I like this effect 🙂
Nice text-effect demo by Shireen Taj:
Using DevTools you can see that there’s a gradient background set onto the element.
By also applying
-webkit-background-clip: text; the gradient is only shown on the text itself.
The demo’s also fun to fork and remix:
Add some Houdini to animate it
Change the type of gradient
Rad fork by Adam Argyle:
Make the center follow the mouse
This one uses a tad of JS to update the Custom Properties:
Using a radial-gradient which gets a bit bouncy
Creating a CSS flashlight
It steers away from the multi-color aspect, but the rest of the code is the same:
The key parts to this demo are the
filter on the wrapping
.morphing element combined with the animated blurring on the
.word elements themselves. You need both to get the wanted effect.
Learn how to animate CSS masks based on the cursor position using GSAP and custom properties for a unique spotlight effect.
GSAP not required to achieve the core effect, but it does polish the whole thing … #sweatingthedetails
Ana Tudor recently shared a trick on how to make an image partially greyscale:
#tinyCSStip Would you like to apply `filter: grayscale(1)`, but only partly, not everywhere? You can emulate that with blend modes.
background: url(cat) 50%/ cover,
linear-gradient(-45deg, transparent 50%, grey 0);
— Ana Tudor 🐯 (@anatudor) January 20, 2021
Here’s her code in a CodePen demo for you to play with:
☝️ Tip: Tweak the angle and the percentage of
transparent to see how it behaves.
Inspired by a CodePen demo by Jhey — in which he built image reveal on hover using
clip-path — Ana rebuilt his demo using her technique:
One advantage of Ana’s technique is that it doesn’t require duplicated images in the markup. A disadvantage though is that it only works with background images. Chrome only too, as it relies on
I like this form of code golfing 🙂
UPDATE 2021-02-02: Ana also made a non-Houdini version that uses
box-shadow on a wrapping element. Because of that you can simply leave your
img tags intact, so all cons of her first iteration have been nullified. Cool!
Nice pen by Aaron Iker:
It combines CSS Custom Properties, CSS Transitions, and SVG Animations using
The reason that it works with text that spans multiple lines is because of the (inline) span that’s being used inside the link.
feDisplacementMap filters, Scott Turner make his SVG line-drawings look like they’re pencil-on-paper-like drawings:
These lines aren’t injected using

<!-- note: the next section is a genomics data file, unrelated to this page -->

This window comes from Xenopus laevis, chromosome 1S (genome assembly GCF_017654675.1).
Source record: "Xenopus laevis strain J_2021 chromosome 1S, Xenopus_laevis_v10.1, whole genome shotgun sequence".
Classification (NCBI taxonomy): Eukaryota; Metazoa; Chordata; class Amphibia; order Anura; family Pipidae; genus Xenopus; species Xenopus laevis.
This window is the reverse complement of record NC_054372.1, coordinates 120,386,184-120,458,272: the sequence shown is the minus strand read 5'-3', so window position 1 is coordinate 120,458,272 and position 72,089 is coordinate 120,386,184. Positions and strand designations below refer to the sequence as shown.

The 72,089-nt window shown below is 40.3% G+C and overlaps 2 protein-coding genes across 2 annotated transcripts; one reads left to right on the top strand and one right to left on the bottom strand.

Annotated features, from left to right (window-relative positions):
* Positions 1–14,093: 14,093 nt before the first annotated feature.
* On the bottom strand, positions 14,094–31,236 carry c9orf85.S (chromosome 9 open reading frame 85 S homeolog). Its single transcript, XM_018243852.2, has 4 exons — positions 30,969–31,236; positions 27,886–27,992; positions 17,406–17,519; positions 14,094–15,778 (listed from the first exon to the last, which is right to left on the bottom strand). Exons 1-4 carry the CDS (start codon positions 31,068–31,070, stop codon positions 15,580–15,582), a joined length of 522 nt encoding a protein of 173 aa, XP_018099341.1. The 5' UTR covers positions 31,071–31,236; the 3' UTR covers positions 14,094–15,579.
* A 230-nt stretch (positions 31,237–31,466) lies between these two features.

::after or the like, but are done via backgrounds. The key CSS property you’re looking for is
display: inline; though, as set on the
p elements; without it, it won’t work.
That last swipe effect also uses
box-decoration-break clone; so that each line animates in parallel.
On Codrops there’s a tutorial on how to create a Cutout Collage Layout using CSS Grid and Clip Path. The result looks quite nice I must say:
What I’m not too excited about in this implementation is the fact that it requires you to manually cut up the image into parts beforehand, even though
clip-path is used later on. I’ve quickly made a pen that uses the one single image, yielding a similar cutout effect.
I’ve only cut out a few parts, but you get the idea. The parallax part as seen in the original is left as an exercise to you, dear reader 😛
🚧 A big help in creating these cutouts was the Shape Path Editor which you can find in Firefox’ DevTools. Without it such a task would have been really difficult.
UPDATE 2021.01.14: Besides using
clip-path, a more easy approach is to use
mix-blend-mode: difference; if all you’re doing is inverting colors.
Ever had a fixed header that had to work with both light and dark content shown underneath it? Keep an eye at the header in the video below to see what I’m talking about:
As explained over at CodyHouse, here’s how it’s done:
This effect uses the
clip-pathCSS property. The idea is to have a clone of the main header inside each
<section>of the page. Each clone will inherit the style of the section it belongs to.
All cloned headers are placed at the top of the page (with a fixed position). The
clip-pathproperty can then be used to define, as clipping region for each header, the section element it belongs to. This way, each header is visible only when on top of its parent section.
This creates the clipping transition effect between headers with different color themes.